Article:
FAO Liaison Office in Brussels

Dejan Jakovljevic, FAO Director Digitalization and Informatics explains how data, innovation and technology are applied as cross-cutting accelerators for the Four Betters

25/07/2022

Agrifood systems have been heavily affected by the shocks created by the COVID-19 pandemic and other challenges, exacerbating the divides between urban and rural areas. This has forced us to reconsider our priorities and approaches and has highlighted the importance of transforming agrifood systems to be more efficient, more inclusive, more resilient and more sustainable.  

To achieve this, science, including data, innovation and technology, must be at the heart of our actions.

Digital technologies, in particular, are key accelerators for achieving the Sustainable Development Goals (SDGs) and can have a transformational impact on our economies and societies, including agriculture and agrifood systems.

In addition, digitalization and use of data in agriculture and artificial intelligence (AI) have an essential role to play in supporting evidence-based policy, planning and implementation to improve efficiency and reduce negative environmental impacts.

These innovative tools can help us to identify challenges and opportunities to ensure that the planet can continue to sustain us, now and in the future.

Geospatial technologies and agricultural data represent an opportunity to find new ways of reducing hunger and poverty through more accessible and integrated data-driven solutions.

They also offer potential for transformational impact and further opportunities to help smallholder farmers and rural communities, with tools and knowledge products ‘in hand’.

Digital innovations can significantly improve access to information, advisory and financial services. They can also help agricultural producers to upgrade their farms and gain access to the upper levels of value chains. 

In this context, it becomes essential to leverage the potential of data and AI as accelerators and to support digital transformation of agriculture. Such an approach will actively work towards the removal of barriers to Internet adoption, including for women, youth, rural communities and vulnerable population groups. It will do so through support to initiatives that improve affordability, user capabilities and infrastructure, in order to leverage the potential of information and communications technologies (ICTs) to contribute to achieving the SDGs.

Science and innovation provide the backbone of the FAO Strategic Framework 2022-31 and have cross-sectoral relevance across the Organization’s programme of work.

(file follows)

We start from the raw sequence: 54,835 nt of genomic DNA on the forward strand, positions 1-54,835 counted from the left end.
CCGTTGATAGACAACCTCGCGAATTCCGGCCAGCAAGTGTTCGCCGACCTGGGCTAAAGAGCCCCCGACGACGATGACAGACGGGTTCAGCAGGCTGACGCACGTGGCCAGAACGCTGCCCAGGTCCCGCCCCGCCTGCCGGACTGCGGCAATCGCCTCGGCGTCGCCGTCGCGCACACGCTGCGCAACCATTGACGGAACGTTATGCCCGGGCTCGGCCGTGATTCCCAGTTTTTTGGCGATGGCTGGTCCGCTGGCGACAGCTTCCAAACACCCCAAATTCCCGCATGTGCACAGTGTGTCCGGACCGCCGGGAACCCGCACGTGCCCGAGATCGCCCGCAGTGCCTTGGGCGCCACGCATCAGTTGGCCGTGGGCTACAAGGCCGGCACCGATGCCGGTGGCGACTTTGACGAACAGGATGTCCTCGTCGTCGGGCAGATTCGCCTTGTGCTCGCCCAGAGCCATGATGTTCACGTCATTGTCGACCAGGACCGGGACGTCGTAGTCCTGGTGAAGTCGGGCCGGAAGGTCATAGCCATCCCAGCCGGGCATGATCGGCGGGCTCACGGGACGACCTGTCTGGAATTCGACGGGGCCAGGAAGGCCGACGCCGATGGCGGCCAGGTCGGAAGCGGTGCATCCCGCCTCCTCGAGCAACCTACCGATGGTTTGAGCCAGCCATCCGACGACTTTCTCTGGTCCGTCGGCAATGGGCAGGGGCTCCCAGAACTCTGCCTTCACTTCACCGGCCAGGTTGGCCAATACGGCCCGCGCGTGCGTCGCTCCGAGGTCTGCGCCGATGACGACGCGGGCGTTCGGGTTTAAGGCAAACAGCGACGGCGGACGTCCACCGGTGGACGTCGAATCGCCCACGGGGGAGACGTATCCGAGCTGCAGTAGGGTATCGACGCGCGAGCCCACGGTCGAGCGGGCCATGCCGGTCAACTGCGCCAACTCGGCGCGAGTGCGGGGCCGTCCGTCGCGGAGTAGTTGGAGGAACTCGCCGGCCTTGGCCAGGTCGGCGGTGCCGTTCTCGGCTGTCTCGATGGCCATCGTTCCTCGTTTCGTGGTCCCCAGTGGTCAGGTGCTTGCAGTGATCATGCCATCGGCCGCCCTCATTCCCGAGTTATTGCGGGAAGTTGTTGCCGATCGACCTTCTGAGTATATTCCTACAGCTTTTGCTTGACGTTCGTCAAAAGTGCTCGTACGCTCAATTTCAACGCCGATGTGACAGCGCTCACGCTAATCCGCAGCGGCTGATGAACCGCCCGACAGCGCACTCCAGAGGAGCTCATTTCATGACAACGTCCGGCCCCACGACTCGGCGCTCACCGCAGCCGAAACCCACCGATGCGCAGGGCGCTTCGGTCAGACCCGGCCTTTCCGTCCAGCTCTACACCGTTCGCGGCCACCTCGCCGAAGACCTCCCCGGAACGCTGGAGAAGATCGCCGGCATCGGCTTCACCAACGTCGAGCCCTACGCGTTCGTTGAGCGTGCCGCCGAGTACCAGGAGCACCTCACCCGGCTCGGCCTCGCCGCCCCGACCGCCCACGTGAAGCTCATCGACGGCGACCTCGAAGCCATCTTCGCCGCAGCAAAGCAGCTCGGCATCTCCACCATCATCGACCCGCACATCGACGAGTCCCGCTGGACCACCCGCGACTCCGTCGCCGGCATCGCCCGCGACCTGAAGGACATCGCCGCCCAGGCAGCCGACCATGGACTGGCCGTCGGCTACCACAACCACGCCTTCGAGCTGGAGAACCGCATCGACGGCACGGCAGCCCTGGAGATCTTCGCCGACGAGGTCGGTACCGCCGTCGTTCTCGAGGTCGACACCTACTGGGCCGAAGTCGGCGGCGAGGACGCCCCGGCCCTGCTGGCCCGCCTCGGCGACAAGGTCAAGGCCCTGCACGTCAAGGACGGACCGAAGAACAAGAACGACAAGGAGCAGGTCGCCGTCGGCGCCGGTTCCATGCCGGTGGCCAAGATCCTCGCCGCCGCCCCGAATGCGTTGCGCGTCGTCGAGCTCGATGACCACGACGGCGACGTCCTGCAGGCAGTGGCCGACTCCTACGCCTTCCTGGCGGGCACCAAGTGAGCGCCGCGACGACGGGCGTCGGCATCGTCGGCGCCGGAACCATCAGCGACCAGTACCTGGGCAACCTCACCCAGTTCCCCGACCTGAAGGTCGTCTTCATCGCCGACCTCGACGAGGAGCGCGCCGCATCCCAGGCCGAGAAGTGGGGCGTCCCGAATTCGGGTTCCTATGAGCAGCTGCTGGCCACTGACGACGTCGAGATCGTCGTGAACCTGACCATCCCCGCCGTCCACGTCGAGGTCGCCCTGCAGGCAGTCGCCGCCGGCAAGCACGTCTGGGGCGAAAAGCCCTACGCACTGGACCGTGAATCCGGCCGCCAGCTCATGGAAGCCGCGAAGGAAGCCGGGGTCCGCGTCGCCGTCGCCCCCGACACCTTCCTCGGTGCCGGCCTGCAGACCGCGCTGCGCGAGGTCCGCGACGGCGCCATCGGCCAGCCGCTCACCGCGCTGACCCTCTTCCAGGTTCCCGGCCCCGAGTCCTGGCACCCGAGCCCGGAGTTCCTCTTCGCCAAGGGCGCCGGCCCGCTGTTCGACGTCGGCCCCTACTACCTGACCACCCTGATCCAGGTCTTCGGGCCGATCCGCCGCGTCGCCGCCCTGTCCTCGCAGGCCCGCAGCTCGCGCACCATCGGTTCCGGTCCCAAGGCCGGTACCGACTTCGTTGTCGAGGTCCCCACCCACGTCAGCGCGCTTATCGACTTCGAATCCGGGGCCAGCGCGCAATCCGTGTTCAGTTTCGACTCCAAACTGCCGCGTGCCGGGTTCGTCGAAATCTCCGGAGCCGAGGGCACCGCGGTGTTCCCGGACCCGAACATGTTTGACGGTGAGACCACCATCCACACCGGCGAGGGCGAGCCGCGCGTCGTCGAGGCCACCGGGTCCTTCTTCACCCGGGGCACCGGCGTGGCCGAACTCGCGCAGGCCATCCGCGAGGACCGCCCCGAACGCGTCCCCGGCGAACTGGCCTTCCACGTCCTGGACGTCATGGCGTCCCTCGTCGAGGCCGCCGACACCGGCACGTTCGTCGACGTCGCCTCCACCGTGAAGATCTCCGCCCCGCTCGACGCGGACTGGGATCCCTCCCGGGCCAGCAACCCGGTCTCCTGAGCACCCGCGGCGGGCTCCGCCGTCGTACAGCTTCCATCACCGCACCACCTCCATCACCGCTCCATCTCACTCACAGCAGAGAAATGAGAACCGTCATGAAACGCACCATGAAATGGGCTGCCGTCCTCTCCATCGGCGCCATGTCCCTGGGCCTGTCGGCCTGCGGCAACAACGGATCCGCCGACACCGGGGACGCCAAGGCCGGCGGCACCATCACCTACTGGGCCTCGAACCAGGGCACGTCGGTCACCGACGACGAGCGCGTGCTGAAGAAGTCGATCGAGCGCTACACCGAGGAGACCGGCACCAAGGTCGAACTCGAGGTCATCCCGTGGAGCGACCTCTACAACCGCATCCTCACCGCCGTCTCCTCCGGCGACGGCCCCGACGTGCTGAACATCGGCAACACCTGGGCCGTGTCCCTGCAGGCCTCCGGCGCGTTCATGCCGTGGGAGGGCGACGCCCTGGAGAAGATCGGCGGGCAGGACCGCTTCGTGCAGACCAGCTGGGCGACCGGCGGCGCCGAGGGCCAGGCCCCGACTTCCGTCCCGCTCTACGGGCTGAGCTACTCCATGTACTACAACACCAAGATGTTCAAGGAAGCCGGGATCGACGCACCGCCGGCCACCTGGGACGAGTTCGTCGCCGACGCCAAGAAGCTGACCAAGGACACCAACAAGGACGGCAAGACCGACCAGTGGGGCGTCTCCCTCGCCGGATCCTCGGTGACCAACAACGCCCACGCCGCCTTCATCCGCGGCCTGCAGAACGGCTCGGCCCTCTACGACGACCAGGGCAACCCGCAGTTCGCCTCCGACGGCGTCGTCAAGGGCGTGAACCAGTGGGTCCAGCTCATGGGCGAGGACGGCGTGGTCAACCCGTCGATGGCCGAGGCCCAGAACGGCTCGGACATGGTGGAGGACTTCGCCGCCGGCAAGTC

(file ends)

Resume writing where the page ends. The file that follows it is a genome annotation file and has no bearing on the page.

FAO’s new thematic Science and Innovation Strategy will provide a framework for strengthening the Organization’s capacities to support Members in harnessing science and innovation.

FAO has a leading role to play in promoting the use and adoption of digital technologies to facilitate the transformation of agrifood systems, as well as in advising on and promoting a policy agenda and policy investments to address the digital divide and ‘massify’ digital benefits, while being sure to leave no one behind.

The Organization has the unique ability to make use of the considerable synergies that exist between key data, information and knowledge through its digital tools and knowledge products.

Technology, innovation and data are applied as cross-cutting accelerators across all FAO’s programmatic interventions to accelerate impact on the Four Betters and all our Programme Priority Areas, and to promote rural transformation on the ground.

The Organization has introduced a number of programmes and initiatives that are helping us to translate this vision into concrete support and delivery for our Members.

For example, FAO is developing and championing Digital Public Goods (DPGs) to enable knowledge transfer from data and knowledge platforms to the field. In May, FAO joined the Digital Public Goods Alliance (DPGA), a multistakeholder initiative with a mission to accelerate the attainment of the SDGs in low- and middle-income countries by facilitating the discovery, development, use of, and investment in DPGs.

FAO’s open-access Geospatial Platform is a Digital Public Good that provides advanced information, federating food security indicators and agricultural statistics, combining geographic information and statistical data on more than ten domains, including food security, crops, soil, water, climate, fisheries, livestock and forests.  

The Organization is also working on developing the 1 000 Digital Villages Initiative. This aims to convert villages around the world into digital hubs to support the acceleration of rural transformation and reduce the digital divide, including the gender and rural gap.

FAO’s International Platform for Digital Food and Agriculture will soon be operational. The platform will serve as an inclusive multistakeholder forum to promote dialogue on digitalization for agriculture and facilitate the exchange of knowledge, best practices and policy approaches between stakeholders. 

Digital innovation holds the potential to unlock employment opportunities, bridge the rural divide and empower youth and women to access information, technology and markets. Under its Strategic Framework, FAO is striving to leverage digital technologies to build a dynamic and transparent organization, and to promote rural transformation, where it is needed.

However, in order to unleash the full capabilities of digital innovation we need to collectively leverage digital cooperation with all stakeholders. It will also be critical to commit to working in partnership for a transformation towards more efficient, inclusive, resilient and sustainable agrifood systems that can lead to better production, better nutrition, a better environment, and a better life for everyone, wherever they live in the world.